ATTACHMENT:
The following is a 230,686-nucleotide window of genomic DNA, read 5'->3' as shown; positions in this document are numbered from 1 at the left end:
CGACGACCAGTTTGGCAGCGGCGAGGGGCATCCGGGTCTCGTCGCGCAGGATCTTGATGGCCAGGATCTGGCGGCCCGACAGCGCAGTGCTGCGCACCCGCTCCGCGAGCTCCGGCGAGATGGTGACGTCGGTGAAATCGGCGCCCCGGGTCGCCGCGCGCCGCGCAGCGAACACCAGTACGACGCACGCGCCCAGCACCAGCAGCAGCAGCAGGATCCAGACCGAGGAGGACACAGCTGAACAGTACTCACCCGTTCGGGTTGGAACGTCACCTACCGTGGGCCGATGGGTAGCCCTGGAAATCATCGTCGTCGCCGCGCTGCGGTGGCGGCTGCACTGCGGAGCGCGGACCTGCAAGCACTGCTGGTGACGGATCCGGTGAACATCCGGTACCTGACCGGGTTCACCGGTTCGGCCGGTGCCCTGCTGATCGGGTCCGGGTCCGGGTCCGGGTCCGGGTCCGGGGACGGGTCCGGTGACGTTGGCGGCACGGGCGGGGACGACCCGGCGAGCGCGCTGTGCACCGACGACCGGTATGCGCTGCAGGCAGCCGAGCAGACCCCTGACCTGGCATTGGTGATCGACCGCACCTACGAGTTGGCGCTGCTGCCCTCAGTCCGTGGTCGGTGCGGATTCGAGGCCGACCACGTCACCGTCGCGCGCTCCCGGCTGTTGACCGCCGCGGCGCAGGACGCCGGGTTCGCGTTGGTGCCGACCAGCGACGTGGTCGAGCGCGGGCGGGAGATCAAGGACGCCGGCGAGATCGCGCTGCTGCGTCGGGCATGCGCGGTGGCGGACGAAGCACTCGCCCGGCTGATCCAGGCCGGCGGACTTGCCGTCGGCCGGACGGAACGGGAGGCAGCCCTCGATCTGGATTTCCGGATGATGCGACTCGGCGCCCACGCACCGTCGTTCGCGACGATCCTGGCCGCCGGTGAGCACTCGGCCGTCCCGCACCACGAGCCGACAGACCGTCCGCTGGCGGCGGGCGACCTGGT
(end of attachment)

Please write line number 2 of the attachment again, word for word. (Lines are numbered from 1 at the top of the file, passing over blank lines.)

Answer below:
CGACGACCAGTTTGGCAGCGGCGAGGGGCATCCGGGTCTCGTCGCGCAGGATCTTGATGGCCAGGATCTGGCGGCCCGACAGCGCAGTGCTGCGCACCCGCTCCGCGAGCTCCGGCGAGATGGTGACGTCGGTGAAATCGGCGCCCCGGGTCGCCGCGCGCCGCGCAGCGAACACCAGTACGACGCACGCGCCCAGCACCAGCAGCAGCAGCAGGATCCAGACCGAGGAGGACACAGCTGAACAGTACTCACCCGTTCGGGTTGGAACGTCACCTACCGTGGGCCGATGGGTAGCCCTGGAAATCATCGTCGTCGCCGCGCTGCGGTGGCGGCTGCACTGCGGAGCGCGGACCTGCAAGCACTGCTGGTGACGGATCCGGTGAACATCCGGTACCTGACCGGGTTCACCGGTTCGGCCGGTGCCCTGCTGATCGGGTCCGGGTCCGGGTCCGGGTCCGGGTCCGGGGACGGGTCCGGTGACGTTGGCGGCACGGGCGGGGACGACCCGGCGAGCGCGCTGTGCACCGACGACCGGTATGCGCTGCAGGCAGCCGAGCAGACCCCTGACCTGGCATTGGTGATCGACCGCACCTACGAGTTGGCGCTGCTGCCCTCAGTCCGTGGTCGGTGCGGATTCGAGGCCGACCACGTCACCGTCGCGCGCTCCCGGCTGTTGACCGCCGCGGCGCAGGACGCCGGGTTCGCGTTGGTGCCGACCAGCGACGTGGTCGAGCGCGGGCGGGAGATCAAGGACGCCGGCGAGATCGCGCTGCTGCGTCGGGCATGCGCGGTGGCGGACGAAGCACTCGCCCGGCTGATCCAGGCCGGCGGACTTGCCGTCGGCCGGACGGAACGGGAGGCAGCCCTCGATCTGGATTTCCGGATGATGCGACTCGGCGCCCACGCACCGTCGTTCGCGACGATCCTGGCCGCCGGTGAGCACTCGGCCGTCCCGCACCACGAGCCGACAGACCGTCCGCTGGCGGCGGGCGACCTGGT